Potential national leaders were frequently targeted. During World War I, the advance of Russian imperial troops into what is today’s western Ukraine led to the arrest and imprisonment of Andrey Sheptytsky, the Metropolitan Archbishop of the Ukrainian Greek Catholic Church and a prominent personality within the Ukrainian community.

In the chaotic period following the 1917 Russian Revolution, Bolshevik armies repeatedly invaded Ukraine and ultimately crushed the country’s first major statehood bid. Ukraine’s attempts to establish an independent state were equally opposed by the anti-Bolshevik White Russian Army. Indeed, opposition to Ukrainian independence was one of the few things upon which the two sides could actually agree.

The next chapter in the Kremlin war on Ukrainian statehood was to prove by far the bloodiest. During the late 1920s and early 1930s, Soviet dictator Josef Stalin unleashed a wave of coordinated terror against the Ukrainian intelligentsia and the Ukrainian peasantry in a bid to eradicate the threat to Soviet power posed by Ukraine’s statehood aspirations.

Countless Ukrainian writers, scientists, clergy and school teachers were arrested and executed or sent to the Gulag on trumped up charges of “bourgeois nationalism.” Meanwhile, a deliberately engineered artificial famine devastated the Ukrainian countryside, leaving an estimated four million dead. This Stalinist campaign would later be held up as a classic example of genocide by Raphael Lemkin, the man who coined the term and initiated the Genocide Convention.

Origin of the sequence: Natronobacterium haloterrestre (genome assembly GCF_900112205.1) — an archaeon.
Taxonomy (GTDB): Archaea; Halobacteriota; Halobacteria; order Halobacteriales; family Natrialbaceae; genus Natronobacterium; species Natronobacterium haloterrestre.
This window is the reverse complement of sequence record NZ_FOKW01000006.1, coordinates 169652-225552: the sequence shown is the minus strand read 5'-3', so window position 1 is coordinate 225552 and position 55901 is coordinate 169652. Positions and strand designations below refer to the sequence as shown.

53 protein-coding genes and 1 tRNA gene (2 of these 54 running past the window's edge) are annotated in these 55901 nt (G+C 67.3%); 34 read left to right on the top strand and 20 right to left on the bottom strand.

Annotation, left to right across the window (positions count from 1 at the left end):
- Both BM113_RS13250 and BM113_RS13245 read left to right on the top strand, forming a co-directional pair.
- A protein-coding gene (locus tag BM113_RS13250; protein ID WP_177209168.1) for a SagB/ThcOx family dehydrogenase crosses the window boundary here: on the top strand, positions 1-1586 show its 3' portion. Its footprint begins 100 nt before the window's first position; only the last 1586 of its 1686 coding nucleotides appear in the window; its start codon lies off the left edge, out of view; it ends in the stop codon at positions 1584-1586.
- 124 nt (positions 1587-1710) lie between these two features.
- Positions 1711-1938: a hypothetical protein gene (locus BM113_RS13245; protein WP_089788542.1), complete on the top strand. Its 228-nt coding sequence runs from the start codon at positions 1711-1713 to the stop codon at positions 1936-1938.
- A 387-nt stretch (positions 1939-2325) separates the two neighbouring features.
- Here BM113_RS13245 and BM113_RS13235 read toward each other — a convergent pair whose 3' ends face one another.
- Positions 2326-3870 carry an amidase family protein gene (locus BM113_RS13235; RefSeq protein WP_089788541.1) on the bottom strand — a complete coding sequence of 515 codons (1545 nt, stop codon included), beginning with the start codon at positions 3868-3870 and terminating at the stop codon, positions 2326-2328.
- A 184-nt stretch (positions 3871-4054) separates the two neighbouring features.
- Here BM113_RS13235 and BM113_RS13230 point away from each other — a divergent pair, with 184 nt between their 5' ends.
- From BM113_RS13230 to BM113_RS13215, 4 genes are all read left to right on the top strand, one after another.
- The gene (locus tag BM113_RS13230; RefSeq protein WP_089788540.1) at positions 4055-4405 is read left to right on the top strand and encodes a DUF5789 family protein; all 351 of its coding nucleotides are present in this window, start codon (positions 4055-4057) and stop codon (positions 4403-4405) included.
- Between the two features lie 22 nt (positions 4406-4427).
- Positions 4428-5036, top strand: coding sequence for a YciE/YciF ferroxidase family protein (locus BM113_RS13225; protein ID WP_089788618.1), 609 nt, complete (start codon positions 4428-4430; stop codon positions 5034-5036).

Policies of russification remained the norm in Soviet Ukraine right up until the final years of the USSR. They are now being revived in regions of Ukraine currently under Russian occupation as the Kremlin seeks to reassert its authority by eradicating traces of Ukrainian identity.

Since 2014, Ukrainian language education has been removed from the curriculum in Russian-occupied Crimea and eastern Ukraine. Other symbols of Ukrainian identity such as the Orthodox Church of Ukraine have also been relentlessly targeted by the occupation authorities. Russia's actions expose the grim reality behind Putin's protestations of brotherly love.

This long record of atrocity and oppression rarely features in international media coverage of the current conflict between Russia and Ukraine. Instead, correspondents are more likely to make casual references to a shared past without seeking to clarify the troubling character of this historical relationship.

Encouraged by the apparently endless credulity of the international community, the Kremlin has taken its distortions to new extremes. In recent months, Russia has surrounded Ukraine from the north, east, and south with a formidable invasion force, while at the same time insisting it is Ukraine that poses a security threat to Russia. The sheer audacity of Moscow’s claims would be enough to make Orwell chuckle.

Russia’s recent demands for “security guarantees” are self-evidently absurd and should be treated as such by the international community. Likewise, Vladimir Putin’s attempts to portray Ukraine’s long and traumatic experience of Russian domination as a benign brotherhood should no longer be allowed to pass unchallenged. For too long, history has been one the Kremlin’s favorite weapons. The time has come to disarm it.